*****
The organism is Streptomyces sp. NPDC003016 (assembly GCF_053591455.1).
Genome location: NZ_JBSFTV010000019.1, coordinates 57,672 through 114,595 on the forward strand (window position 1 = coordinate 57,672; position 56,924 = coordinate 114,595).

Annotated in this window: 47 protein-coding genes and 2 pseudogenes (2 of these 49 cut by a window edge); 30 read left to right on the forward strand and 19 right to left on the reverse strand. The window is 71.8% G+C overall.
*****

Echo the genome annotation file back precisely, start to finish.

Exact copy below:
The organism is Streptomyces sp. NPDC003016 (assembly GCF_053591455.1).
Genome location: NZ_JBSFTV010000019.1, coordinates 57,672 through 114,595 on the forward strand (window position 1 = coordinate 57,672; position 56,924 = coordinate 114,595).

Annotated in this window: 47 protein-coding genes and 2 pseudogenes (2 of these 49 cut by a window edge); 30 read left to right on the forward strand and 19 right to left on the reverse strand. The window is 71.8% G+C overall.